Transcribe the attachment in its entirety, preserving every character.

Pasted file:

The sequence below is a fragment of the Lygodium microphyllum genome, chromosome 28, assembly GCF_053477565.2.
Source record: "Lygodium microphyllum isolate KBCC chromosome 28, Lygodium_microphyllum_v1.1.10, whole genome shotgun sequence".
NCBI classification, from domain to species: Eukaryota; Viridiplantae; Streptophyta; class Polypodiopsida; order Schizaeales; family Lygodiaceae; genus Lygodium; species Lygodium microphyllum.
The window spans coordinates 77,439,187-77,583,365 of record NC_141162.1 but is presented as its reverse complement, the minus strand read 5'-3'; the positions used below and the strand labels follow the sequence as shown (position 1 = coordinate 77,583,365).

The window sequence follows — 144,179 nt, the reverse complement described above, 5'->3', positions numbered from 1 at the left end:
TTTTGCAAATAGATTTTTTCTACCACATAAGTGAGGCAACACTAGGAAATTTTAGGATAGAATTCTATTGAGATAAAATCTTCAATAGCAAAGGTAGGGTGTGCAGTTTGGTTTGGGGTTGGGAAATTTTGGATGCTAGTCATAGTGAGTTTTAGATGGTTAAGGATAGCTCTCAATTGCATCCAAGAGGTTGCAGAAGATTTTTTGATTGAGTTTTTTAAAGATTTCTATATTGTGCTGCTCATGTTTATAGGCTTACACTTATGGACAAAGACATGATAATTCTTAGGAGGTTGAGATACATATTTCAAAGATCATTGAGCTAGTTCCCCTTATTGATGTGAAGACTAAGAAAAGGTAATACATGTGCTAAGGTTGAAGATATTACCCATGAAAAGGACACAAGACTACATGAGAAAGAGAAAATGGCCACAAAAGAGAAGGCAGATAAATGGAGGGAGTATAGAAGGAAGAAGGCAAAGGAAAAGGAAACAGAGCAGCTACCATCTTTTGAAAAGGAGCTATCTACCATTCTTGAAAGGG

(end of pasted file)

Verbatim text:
The sequence below is a fragment of the Lygodium microphyllum genome, chromosome 28, assembly GCF_053477565.2.
Source record: "Lygodium microphyllum isolate KBCC chromosome 28, Lygodium_microphyllum_v1.1.10, whole genome shotgun sequence".
NCBI classification, from domain to species: Eukaryota; Viridiplantae; Streptophyta; class Polypodiopsida; order Schizaeales; family Lygodiaceae; genus Lygodium; species Lygodium microphyllum.
The window spans coordinates 77,439,187-77,583,365 of record NC_141162.1 but is presented as its reverse complement, the minus strand read 5'-3'; the positions used below and the strand labels follow the sequence as shown (position 1 = coordinate 77,583,365).

The window sequence follows — 144,179 nt, the reverse complement described above, 5'->3', positions numbered from 1 at the left end:
TTTTGCAAATAGATTTTTTCTACCACATAAGTGAGGCAACACTAGGAAATTTTAGGATAGAATTCTATTGAGATAAAATCTTCAATAGCAAAGGTAGGGTGTGCAGTTTGGTTTGGGGTTGGGAAATTTTGGATGCTAGTCATAGTGAGTTTTAGATGGTTAAGGATAGCTCTCAATTGCATCCAAGAGGTTGCAGAAGATTTTTTGATTGAGTTTTTTAAAGATTTCTATATTGTGCTGCTCATGTTTATAGGCTTACACTTATGGACAAAGACATGATAATTCTTAGGAGGTTGAGATACATATTTCAAAGATCATTGAGCTAGTTCCCCTTATTGATGTGAAGACTAAGAAAAGGTAATACATGTGCTAAGGTTGAAGATATTACCCATGAAAAGGACACAAGACTACATGAGAAAGAGAAAATGGCCACAAAAGAGAAGGCAGATAAATGGAGGGAGTATAGAAGGAAGAAGGCAAAGGAAAAGGAAACAGAGCAGCTACCATCTTTTGAAAAGGAGCTATCTACCATTCTTGAAAGGG